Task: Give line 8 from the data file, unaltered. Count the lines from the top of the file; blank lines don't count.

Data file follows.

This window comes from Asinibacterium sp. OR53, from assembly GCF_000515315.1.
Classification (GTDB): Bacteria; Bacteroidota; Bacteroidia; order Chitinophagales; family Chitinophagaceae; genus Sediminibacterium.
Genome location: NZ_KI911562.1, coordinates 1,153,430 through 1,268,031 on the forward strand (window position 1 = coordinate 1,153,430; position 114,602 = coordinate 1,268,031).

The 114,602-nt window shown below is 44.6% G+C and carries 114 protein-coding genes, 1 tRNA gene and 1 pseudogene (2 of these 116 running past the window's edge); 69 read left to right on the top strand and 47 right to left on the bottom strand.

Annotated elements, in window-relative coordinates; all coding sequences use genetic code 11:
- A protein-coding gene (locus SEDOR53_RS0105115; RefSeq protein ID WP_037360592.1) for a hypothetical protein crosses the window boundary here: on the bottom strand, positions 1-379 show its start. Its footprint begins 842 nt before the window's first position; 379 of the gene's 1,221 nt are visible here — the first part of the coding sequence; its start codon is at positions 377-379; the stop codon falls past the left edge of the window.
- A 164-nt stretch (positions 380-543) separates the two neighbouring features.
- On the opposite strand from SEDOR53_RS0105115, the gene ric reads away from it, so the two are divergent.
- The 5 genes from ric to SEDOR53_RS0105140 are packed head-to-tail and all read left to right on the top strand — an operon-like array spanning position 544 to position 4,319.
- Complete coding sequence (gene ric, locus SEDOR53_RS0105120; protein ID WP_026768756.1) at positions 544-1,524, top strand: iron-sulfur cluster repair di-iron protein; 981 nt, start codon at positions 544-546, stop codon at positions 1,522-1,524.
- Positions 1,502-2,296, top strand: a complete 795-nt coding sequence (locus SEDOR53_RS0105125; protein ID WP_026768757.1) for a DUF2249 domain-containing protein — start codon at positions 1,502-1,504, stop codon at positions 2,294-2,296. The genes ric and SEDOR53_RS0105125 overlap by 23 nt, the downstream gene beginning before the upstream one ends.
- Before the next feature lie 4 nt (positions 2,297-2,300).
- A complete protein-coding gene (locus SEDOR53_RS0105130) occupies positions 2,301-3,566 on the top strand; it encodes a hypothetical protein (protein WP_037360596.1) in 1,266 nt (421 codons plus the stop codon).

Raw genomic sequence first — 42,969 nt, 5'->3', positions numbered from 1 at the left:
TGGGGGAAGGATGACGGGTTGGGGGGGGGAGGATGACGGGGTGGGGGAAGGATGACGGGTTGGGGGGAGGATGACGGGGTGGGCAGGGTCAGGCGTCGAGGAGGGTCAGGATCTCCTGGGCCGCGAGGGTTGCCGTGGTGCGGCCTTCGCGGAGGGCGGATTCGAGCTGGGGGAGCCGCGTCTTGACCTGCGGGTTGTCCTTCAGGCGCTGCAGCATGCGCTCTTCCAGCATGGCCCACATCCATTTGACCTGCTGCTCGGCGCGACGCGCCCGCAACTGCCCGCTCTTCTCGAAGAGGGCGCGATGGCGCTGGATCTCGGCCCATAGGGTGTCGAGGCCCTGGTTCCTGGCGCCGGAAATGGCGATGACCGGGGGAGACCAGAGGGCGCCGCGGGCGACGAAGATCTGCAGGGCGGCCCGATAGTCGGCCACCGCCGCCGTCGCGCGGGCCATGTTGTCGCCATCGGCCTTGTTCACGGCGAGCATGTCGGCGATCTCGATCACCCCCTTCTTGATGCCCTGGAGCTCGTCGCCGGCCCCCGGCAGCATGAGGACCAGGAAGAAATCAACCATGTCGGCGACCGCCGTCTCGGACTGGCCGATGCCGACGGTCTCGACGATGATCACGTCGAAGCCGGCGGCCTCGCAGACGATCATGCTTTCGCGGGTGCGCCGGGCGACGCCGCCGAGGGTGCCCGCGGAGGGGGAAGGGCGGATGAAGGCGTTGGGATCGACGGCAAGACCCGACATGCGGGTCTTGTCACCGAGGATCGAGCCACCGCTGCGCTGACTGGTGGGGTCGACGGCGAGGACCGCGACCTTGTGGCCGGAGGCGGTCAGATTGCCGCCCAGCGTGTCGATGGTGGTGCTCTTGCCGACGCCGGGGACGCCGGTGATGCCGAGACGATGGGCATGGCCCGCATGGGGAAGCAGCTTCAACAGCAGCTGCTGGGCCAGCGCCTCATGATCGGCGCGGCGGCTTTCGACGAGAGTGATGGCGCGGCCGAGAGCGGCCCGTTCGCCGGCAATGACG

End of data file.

- On the opposite strand from SEDOR53_RS0105115, the gene ric reads away from it, so the two are divergent.